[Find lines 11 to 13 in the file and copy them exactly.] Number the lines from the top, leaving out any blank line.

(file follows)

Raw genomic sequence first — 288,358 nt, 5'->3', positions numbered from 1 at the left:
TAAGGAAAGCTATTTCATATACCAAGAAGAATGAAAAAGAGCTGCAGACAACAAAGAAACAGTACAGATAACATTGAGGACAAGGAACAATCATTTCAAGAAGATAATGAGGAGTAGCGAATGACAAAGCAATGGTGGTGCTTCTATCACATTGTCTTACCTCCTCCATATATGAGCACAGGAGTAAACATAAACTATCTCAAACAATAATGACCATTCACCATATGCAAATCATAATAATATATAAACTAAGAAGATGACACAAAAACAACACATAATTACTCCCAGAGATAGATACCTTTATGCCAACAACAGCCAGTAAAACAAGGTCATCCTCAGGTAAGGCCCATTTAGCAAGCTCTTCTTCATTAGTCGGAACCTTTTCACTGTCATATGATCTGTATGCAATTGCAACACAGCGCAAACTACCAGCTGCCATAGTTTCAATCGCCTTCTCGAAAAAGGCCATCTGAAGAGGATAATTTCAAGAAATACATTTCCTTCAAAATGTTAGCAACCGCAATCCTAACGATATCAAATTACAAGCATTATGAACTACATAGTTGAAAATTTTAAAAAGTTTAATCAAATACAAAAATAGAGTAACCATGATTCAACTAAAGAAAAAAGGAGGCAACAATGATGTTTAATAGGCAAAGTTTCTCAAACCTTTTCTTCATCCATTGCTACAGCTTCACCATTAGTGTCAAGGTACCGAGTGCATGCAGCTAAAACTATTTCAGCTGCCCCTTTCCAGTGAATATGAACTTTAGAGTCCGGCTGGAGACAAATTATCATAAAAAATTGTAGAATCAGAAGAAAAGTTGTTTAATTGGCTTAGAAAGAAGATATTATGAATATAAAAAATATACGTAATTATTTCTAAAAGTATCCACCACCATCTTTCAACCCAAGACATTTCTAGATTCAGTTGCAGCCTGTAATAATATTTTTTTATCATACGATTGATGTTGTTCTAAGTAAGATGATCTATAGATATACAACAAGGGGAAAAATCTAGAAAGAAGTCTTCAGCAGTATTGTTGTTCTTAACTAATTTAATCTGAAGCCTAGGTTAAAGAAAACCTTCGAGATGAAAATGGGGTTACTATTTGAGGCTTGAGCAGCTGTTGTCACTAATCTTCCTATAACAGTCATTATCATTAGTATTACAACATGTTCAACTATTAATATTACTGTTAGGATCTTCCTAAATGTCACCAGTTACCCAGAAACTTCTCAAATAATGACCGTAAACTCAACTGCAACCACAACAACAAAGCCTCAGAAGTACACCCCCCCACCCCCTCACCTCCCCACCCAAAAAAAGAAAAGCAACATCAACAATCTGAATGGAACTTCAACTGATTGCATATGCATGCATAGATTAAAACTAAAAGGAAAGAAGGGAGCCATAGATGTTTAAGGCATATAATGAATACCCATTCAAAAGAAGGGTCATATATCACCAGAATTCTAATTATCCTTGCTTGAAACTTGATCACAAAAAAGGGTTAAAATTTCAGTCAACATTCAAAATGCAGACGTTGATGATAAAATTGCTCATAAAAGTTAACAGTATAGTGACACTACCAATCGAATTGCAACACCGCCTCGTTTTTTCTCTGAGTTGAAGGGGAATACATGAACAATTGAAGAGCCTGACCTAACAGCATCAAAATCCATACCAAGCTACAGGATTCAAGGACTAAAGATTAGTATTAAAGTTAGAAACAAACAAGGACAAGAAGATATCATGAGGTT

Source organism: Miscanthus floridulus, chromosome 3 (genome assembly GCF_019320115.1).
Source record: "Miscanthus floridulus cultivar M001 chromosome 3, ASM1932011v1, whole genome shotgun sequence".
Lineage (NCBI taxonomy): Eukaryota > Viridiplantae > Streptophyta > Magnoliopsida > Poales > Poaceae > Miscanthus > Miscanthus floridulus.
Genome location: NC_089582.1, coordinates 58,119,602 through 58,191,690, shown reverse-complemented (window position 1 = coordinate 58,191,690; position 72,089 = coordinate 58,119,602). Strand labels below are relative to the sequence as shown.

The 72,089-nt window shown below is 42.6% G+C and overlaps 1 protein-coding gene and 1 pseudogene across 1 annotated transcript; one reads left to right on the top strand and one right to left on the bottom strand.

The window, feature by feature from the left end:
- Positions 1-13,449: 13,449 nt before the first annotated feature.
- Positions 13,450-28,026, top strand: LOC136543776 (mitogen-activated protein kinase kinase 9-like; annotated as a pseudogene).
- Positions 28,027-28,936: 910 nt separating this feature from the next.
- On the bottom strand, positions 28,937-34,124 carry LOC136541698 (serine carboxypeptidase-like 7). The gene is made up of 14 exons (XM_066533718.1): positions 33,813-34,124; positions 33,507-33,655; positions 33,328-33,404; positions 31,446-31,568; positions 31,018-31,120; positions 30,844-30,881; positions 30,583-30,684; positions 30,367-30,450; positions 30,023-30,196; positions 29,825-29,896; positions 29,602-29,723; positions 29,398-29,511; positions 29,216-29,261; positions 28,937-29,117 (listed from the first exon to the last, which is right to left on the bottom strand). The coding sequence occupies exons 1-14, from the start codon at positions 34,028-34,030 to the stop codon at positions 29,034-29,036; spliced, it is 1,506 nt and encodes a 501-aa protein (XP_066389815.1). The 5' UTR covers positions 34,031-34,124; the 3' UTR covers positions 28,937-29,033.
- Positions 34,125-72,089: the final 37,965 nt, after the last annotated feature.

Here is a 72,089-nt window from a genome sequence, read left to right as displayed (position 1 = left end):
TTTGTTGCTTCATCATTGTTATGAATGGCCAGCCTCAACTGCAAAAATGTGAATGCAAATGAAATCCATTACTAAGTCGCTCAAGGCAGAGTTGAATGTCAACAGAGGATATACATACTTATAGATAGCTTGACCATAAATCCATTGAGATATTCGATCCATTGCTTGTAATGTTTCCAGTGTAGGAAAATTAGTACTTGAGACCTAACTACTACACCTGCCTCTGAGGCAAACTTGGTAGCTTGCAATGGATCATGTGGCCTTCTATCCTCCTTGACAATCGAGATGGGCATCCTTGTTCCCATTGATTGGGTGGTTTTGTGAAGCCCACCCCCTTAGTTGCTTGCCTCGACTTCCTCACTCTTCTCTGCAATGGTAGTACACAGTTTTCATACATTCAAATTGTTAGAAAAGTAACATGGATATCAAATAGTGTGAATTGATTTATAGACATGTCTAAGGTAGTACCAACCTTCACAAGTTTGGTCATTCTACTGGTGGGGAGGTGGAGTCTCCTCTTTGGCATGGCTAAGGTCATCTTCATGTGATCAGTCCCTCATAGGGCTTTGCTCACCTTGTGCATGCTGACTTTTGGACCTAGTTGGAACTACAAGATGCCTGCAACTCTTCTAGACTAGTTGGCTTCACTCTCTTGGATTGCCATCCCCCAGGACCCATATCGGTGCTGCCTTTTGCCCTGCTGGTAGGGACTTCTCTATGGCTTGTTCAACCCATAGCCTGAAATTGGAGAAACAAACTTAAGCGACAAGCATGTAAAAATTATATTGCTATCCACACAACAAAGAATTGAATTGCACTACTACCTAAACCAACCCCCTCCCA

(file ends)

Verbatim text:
- Positions 28,027-28,936: 910 nt separating this feature from the next.
- On the bottom strand, positions 28,937-34,124 carry LOC136541698 (serine carboxypeptidase-like 7). The gene is made up of 14 exons (XM_066533718.1): positions 33,813-34,124; positions 33,507-33,655; positions 33,328-33,404; positions 31,446-31,568; positions 31,018-31,120; positions 30,844-30,881; positions 30,583-30,684; positions 30,367-30,450; positions 30,023-30,196; positions 29,825-29,896; positions 29,602-29,723; positions 29,398-29,511; positions 29,216-29,261; positions 28,937-29,117 (listed from the first exon to the last, which is right to left on the bottom strand). The coding sequence occupies exons 1-14, from the start codon at positions 34,028-34,030 to the stop codon at positions 29,034-29,036; spliced, it is 1,506 nt and encodes a 501-aa protein (XP_066389815.1). The 5' UTR covers positions 34,031-34,124; the 3' UTR covers positions 28,937-29,033.
- Positions 34,125-72,089: the final 37,965 nt, after the last annotated feature.